From uniforms to technology breaks, the all-girl camp setting enriches the complicated lives of tweens and teens.
By Georgie Stanley
Two summers ago my daughter Georgie attended Camp Wyonegonic in Denmark, Maine. This classic “American” summer camp resides on the shore of a big lake and boasts cabins, counselors, and uniforms—she loved it! Georgie came home after three weeks with a renewed sense of self and a better understanding of her own unique specialness. The change in her composure, and her newfound relaxed self-confidence, made me a believer in both the summer camp model and the all-girl setting as powerful medicine.
Now I get it. Most Teton families spend tons of time outside in the mountains, on rivers, and on bikes, and they benefit greatly from this quality time together. So why send your kids to camp? In summers past, I envisioned my kids eating peas off the vine in our garden, and then wandering off to play in the stream and make forts in the woods. This usually happened once or twice, but there were many days strung together when they needed the stimulation of a new experience and more time with friends.
We romanticize about the great summer trips we’ll do with our kids. (I know I do, year after year.) Yet unintentionally, they end up in front of a screen or inside the house more than we anticipated.
So, I’m sold on summer camp, for multiple reasons. Such as …
Raising girls is not for the faint of heart. They metamorphose so quickly from little kids into adolescents that it’s hard to keep up with the changes. But a camp redirect can help girls stay on track during the confusing and potentially destructive phases of tween and teenagerdom. Time away from family, among a strong network of girls, allows them to chart their own course and feel proud of their independence. And the lack of social media helps girls simply be in the moment, in nature, and not worry about what they look like and how they should act. Outdoor camps, and the positive young role models that come with them, offer unlimited opportunities for fun, challenge, and simple pleasures.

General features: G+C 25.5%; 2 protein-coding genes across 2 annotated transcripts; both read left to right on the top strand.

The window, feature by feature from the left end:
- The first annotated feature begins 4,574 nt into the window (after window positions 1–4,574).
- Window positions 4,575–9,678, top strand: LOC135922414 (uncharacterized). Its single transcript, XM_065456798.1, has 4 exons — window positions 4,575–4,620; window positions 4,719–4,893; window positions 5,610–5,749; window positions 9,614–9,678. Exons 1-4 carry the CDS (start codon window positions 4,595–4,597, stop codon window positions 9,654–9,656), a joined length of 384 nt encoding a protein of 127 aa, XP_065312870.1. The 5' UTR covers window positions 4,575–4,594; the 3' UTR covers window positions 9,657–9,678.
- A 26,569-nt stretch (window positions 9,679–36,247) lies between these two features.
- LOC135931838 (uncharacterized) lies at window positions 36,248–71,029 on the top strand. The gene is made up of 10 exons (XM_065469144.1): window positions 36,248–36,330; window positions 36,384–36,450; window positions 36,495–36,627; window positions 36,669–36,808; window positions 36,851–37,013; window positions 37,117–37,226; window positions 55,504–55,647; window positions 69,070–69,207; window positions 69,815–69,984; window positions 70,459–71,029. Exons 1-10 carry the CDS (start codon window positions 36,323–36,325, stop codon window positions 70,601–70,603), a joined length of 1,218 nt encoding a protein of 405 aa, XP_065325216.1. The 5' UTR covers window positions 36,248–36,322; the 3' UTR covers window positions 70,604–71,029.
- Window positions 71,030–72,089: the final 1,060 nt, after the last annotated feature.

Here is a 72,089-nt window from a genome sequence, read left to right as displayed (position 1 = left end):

Plus, there are serious life-altering issues that can be averted during this tricky time between childhood and adulthood. Jess Yoemans, executive director of GAP! (Girls Actively Participating!) in Jackson, notices a big difference between girls in sixth grade and those in seventh grade. “In seventh grade, girls start to feel judgment,” she explains. “The spotlight comes from parents, teachers, coaches, friends, and also themselves. They change from the ‘I am an awesome little girl’ into a more complex creature that is easily jilted. And it happens fast!”
It is during this transformation that positive role models can provide support and encouragement for our budding girls. And that’s where the camp counselor comes in.
“The organized summer camp is the most important step in education that America has given the world.”
– Charles W. Eliot, president of Harvard University 1869–1909
We are not their peers, nor are we their camp counselor. Enter the ultimate female role model. Yep, she’s young, but she has also reached a level of self-assurance and maturity that permits her to help guide teenage girls gently and with intention. Camp counselors extraordinarily influence our girls by sharing their path in life; by opening the door of possibility for our daughters. Counselors drive home ideas like cleaning up after yourself or standing up straight, which, coming from parents, often fall on deaf ears. In fact, the caliber of counselors is so vital to the success of the camp experience that many camps source their best staff from alumni campers who have already experienced the deep emotional shift that camp delivers. And they are eager to help recreate that occurrence for others.